If you think our Magpies are black and white, look again.
Warning: the photos in this post are a bit gory!
The highlight – if this can be called a highlight – of my early morning local walk was this Magpie, feeding on the grass in a local park.
Although Magpies mostly eat fruit, seeds and small insects, they are also opportunists who will quite happily scavenge household food waste, eat the eggs and chicks of other birds, and graze on road kill and other carrion. This bird had found a dead rat and was happily pulling it apart for a bloody, but presumably nourishing breakfast.
At least, I hope it was nourishing – the rat could, I suppose, have been poisoned, and I’m not sure whether that would have an adverse effect on the bird. I hope not.
Just like their makers, nests come in all shapes and sizes, and they’re made of all sorts of materials: twigs and branches, feathers, moss, paper and plastic, mud. They can be seen high in trees and on buildings, hidden secretively away in hedges and behind reeds, or plonked in a hole in a concrete platoon, as I saw some Coots do recently in Cardiff. Some are messy and loosely constructed, others are cosy and snug, still others are miniature works of art.
This is prime bird-nesting season so it’s quite likely you’ll see nests when you’re out walking. Please stay well away and do not disturb parents, eggs or babies. In Britain (and I’m sure in most countries) it is, in fact, an offence under The Wildlife and Countryside Act 1981 to ‘intentionally take, damage, destroy the nest of any wild bird while it is in use or being built’ and to ‘intentionally take or destroy the egg of any wild bird’. (You can read more details here.) And, rest assured, my photos were all taken with a long lens, well away from the birds, so as not to disturb them.
Spring is definitely in the air here in south Wales. Wildflowers are wakening and blossom is bursting, migrating creatures are on the move and those that don’t migrate are thinking about procreation. For birds, that means nest building, and this Magpie obviously had some rather grandiose ideas about the size of nest it was going to construct. But had it bitten off more than it could chew?
What I grew up in New Zealand thinking of as a magpie is nothing like the magpies I see here in Wales, which is not really surprising as they are totally different species and the New Zealand bird is actually Australian. Confused?
The bird that lives in Britain is the European magpie (Pica pica) (pictured above) and is a member of the corvid family, a relative of crows, rooks and jackdaws. The bird that lives in New Zealand is Gymnorhina tibicen, one of the nine species of Australian magpie (there were thought to be two Australian species in New Zealand but this is now in doubt).
The Australian birds are called magpies because of their physical resemblance to the European birds – it was quite common for British settlers to name birds, animals and plants after similar ones ‘at home’. Australian birds from Tasmania and Victoria were introduced into several areas of New Zealand in the 1860s and 1870s by local Acclimatisation Societies to control pasture pests like grass grubs, and their supposed importance to New Zealand agriculture was the reason they were afforded legal protection till 1951.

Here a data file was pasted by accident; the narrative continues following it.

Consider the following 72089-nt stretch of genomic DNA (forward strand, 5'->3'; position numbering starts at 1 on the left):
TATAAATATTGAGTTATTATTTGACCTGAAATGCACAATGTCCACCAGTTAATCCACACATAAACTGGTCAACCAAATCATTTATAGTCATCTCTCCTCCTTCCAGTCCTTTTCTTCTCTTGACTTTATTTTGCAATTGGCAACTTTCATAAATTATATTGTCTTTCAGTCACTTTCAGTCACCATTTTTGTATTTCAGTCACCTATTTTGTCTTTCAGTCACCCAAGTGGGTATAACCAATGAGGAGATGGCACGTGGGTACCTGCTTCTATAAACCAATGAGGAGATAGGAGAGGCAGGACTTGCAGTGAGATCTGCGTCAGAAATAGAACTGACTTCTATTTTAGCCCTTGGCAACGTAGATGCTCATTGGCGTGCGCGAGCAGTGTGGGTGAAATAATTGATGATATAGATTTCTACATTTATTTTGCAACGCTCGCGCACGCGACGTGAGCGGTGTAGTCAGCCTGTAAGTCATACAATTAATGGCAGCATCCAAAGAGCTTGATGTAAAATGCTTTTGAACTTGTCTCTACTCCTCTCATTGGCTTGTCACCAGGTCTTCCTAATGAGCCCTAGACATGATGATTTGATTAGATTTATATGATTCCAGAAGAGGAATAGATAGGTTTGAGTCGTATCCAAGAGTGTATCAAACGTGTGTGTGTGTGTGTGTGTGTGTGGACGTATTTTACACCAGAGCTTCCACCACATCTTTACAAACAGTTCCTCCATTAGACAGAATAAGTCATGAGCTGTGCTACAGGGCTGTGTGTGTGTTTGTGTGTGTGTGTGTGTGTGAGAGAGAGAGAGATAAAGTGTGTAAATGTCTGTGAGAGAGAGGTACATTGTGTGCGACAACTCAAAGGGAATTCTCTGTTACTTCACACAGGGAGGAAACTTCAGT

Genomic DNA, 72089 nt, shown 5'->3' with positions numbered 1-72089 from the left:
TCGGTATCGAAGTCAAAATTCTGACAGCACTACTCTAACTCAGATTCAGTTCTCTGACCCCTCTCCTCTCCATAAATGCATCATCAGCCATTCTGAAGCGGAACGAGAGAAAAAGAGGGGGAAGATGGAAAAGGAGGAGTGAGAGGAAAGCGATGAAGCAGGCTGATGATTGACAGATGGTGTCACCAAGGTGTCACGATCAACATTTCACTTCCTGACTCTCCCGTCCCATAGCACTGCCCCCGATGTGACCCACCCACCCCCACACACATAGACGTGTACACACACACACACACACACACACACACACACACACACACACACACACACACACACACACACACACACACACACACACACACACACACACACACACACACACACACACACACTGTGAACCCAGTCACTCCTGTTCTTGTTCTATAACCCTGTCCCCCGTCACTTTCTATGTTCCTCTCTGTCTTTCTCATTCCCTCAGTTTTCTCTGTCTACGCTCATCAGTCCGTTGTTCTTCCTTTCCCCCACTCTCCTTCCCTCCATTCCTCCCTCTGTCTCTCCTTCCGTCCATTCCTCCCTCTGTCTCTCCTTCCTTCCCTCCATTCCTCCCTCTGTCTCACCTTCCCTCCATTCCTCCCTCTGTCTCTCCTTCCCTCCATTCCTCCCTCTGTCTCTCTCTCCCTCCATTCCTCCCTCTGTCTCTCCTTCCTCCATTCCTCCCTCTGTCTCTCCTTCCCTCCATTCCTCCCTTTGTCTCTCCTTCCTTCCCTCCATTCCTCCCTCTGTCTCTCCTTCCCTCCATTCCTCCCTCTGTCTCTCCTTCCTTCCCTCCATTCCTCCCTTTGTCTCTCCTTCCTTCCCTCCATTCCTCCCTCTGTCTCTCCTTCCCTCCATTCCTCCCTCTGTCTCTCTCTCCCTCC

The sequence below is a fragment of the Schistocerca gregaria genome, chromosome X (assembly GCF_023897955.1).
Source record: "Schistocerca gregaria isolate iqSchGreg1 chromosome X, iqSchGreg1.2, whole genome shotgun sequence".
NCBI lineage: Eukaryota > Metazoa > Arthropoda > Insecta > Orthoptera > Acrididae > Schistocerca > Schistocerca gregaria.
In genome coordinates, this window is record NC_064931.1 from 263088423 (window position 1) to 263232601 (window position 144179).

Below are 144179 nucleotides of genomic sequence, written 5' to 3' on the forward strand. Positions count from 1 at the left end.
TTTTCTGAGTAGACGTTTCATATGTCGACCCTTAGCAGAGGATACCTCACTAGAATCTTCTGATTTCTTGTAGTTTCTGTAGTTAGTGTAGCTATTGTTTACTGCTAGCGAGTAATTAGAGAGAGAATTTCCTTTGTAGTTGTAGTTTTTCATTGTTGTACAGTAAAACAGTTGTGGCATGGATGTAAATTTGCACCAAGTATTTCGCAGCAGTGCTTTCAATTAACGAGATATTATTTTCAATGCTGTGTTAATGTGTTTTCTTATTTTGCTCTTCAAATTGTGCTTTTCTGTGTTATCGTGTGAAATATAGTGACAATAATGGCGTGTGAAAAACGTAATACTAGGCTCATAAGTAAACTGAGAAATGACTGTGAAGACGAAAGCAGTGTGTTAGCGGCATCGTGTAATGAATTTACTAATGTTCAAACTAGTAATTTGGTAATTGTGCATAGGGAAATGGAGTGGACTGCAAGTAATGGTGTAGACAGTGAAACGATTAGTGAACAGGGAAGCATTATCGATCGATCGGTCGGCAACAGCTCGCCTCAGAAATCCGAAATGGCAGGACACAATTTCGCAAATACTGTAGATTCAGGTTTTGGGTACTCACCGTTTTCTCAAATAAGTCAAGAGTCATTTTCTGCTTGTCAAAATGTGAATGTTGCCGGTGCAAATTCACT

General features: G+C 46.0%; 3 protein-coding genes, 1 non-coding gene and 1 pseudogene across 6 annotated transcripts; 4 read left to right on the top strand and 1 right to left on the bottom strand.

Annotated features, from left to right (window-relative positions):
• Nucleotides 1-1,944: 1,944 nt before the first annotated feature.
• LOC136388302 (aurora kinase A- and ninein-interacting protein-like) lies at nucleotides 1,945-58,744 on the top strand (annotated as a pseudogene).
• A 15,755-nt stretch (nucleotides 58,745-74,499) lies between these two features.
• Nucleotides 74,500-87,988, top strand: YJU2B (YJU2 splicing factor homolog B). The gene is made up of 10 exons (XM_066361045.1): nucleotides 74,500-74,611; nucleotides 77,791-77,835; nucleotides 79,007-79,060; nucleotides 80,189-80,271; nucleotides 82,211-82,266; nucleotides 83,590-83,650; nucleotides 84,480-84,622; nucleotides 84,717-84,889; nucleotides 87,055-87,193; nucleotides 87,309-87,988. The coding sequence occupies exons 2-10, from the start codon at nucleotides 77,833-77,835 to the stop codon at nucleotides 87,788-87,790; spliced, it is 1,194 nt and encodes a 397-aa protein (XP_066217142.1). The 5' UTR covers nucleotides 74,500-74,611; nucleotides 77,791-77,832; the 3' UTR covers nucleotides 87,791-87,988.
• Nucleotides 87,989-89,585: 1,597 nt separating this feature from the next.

The magpies in New Zealand can be very aggressive birds, occasionally attacking both animals and humans that stray too close to their nests during the breeding season, though their nests are usually built high up in tall trees so their attacks are, in fact, unwarranted.
One for sorrow,
Two for joy,
Three for a girl,
Four for a boy,
Five for silver,
Six for gold,
Seven for a secret,
Never to be told.
Eight for a wish,
Nine for a kiss,
Ten for a bird,
You must not miss.
So the modern version of the rhyme goes. The original version, first recorded in 1780, was a little more sinister – One for sorrow, Two for mirth, Three for a funeral, Four for birth, Five for heaven, Six for hell, Seven for the devil, his own self – reflecting the common perception of magpies as birds of ill omen.
The magpie, with the easiest-to-remember scientific name of Pica pica, is a member of the corvidae family which also includes jays and crows, ravens and jackdaws. One look at that strong beak shows the similarity. But these birds also have other things in common: they are intelligent, able to solve problems and have excellent memory. They have a strong sense of curiosity, are sociable and are brilliant mimics. Many people think of magpies as black and white but, of course, they’re not. As soon as the sunshine strikes their back, wing and tail feathers, you can see what a gorgeous bluish sheen they feathers have.
My question is: what does it mean when you see 12 magpies together?